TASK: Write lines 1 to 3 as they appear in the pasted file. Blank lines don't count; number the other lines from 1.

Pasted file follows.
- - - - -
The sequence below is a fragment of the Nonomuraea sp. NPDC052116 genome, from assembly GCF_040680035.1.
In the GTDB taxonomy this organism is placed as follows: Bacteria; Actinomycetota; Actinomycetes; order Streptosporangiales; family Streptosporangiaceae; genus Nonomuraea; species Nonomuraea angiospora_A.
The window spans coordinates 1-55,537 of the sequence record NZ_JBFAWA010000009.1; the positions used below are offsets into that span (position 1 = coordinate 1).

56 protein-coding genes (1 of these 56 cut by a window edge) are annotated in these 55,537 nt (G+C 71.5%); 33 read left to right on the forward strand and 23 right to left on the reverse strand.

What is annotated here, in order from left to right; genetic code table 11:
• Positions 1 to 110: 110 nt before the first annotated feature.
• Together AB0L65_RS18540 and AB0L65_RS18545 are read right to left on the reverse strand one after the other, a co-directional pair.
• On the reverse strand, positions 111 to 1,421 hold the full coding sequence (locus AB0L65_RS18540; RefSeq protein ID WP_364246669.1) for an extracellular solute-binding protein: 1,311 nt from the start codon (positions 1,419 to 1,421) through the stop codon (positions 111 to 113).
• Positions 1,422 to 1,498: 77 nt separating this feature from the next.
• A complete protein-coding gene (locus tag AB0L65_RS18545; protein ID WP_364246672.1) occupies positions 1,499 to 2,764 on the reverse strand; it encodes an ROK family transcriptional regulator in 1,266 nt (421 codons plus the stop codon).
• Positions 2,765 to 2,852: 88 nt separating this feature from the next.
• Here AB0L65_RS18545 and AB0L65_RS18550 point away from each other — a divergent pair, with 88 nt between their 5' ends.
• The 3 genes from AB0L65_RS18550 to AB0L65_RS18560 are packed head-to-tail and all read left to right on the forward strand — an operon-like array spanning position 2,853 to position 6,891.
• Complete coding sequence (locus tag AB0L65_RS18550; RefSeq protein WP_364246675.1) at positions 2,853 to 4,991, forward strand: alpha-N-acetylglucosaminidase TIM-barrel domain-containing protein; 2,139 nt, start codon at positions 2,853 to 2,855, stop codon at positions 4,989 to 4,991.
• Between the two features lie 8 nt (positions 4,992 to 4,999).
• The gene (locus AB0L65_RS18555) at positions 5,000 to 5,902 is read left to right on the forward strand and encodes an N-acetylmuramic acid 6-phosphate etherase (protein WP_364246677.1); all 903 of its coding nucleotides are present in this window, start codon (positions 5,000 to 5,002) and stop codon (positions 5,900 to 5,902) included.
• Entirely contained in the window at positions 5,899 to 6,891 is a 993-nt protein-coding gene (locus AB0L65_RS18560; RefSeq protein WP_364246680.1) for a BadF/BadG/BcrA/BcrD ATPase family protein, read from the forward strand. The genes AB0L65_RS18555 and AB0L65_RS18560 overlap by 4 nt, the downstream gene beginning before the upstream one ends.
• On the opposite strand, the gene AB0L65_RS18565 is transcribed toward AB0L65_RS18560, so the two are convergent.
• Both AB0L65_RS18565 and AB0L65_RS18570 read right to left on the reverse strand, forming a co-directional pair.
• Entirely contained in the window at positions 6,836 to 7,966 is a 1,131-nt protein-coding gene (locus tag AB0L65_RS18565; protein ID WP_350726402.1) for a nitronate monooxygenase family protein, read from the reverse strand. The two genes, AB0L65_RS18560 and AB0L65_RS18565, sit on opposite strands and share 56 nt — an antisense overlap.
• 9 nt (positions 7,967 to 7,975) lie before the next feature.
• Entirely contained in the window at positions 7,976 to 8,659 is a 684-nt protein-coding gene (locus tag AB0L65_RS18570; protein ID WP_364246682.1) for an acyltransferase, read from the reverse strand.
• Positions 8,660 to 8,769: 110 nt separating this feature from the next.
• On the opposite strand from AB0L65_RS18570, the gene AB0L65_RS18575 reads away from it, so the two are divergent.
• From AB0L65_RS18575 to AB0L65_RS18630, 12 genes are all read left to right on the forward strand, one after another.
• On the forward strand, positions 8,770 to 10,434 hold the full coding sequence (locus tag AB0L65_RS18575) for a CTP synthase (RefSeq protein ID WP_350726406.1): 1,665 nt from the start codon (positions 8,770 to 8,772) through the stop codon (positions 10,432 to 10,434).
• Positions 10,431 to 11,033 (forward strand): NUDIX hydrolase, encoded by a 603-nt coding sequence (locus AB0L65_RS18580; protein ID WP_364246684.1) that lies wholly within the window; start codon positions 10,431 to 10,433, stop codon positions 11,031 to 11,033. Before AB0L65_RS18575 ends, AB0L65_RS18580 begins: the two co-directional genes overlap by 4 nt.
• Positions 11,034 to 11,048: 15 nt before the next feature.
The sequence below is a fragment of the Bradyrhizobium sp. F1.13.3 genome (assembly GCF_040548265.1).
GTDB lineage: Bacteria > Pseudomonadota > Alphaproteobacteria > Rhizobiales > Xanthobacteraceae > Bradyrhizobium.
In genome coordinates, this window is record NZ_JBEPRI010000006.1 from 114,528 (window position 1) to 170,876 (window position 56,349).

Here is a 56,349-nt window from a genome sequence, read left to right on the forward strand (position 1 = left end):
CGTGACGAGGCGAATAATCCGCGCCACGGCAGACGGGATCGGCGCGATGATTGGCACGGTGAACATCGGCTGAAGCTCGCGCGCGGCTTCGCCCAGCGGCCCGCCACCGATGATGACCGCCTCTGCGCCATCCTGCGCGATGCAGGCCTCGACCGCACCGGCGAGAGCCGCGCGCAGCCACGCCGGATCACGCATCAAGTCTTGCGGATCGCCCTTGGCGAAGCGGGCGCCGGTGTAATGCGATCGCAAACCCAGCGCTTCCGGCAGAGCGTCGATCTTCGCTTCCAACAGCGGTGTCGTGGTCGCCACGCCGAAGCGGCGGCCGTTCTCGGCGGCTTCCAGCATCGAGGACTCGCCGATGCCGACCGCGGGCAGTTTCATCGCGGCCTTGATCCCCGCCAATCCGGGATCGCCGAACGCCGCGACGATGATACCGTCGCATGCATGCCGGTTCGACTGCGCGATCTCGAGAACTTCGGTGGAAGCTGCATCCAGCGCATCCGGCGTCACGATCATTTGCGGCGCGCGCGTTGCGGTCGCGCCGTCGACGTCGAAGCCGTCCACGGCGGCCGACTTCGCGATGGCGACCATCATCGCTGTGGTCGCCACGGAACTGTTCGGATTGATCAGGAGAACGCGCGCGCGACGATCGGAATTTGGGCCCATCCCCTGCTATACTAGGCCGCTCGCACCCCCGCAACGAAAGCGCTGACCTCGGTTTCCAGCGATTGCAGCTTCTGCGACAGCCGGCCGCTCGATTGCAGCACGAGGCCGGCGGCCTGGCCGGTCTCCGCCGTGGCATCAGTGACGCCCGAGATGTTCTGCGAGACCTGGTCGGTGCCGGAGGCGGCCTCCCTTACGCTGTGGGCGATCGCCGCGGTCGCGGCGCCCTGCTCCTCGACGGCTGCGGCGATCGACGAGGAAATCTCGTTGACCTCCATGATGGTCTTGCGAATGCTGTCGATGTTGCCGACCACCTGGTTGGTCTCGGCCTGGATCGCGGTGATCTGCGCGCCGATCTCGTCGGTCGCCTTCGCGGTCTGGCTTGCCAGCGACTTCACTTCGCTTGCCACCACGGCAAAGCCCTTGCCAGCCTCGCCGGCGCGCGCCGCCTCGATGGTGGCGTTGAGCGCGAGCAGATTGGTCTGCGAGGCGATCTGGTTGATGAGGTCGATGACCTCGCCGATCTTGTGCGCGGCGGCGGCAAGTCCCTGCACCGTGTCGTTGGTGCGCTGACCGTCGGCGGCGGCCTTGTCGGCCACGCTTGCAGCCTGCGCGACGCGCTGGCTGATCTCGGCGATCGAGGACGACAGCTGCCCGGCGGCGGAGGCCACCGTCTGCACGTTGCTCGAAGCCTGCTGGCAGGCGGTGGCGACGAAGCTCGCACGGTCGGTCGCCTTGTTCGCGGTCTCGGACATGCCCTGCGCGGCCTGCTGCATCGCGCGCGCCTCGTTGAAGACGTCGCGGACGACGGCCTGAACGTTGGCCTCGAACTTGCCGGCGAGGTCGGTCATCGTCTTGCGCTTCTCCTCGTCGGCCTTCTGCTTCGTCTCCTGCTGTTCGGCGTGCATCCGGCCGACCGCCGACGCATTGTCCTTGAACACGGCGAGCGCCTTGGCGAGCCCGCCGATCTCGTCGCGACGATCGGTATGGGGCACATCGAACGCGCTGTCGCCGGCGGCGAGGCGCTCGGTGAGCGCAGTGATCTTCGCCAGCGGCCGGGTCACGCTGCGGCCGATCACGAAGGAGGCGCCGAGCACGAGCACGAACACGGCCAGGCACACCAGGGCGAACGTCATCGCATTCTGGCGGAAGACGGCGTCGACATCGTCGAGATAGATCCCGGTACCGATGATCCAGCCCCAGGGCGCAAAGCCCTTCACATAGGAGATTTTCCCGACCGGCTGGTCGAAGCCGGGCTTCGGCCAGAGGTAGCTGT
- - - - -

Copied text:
The sequence below is a fragment of the Nonomuraea sp. NPDC052116 genome, from assembly GCF_040680035.1.
In the GTDB taxonomy this organism is placed as follows: Bacteria; Actinomycetota; Actinomycetes; order Streptosporangiales; family Streptosporangiaceae; genus Nonomuraea; species Nonomuraea angiospora_A.
The window spans coordinates 1-55,537 of the sequence record NZ_JBFAWA010000009.1; the positions used below are offsets into that span (position 1 = coordinate 1).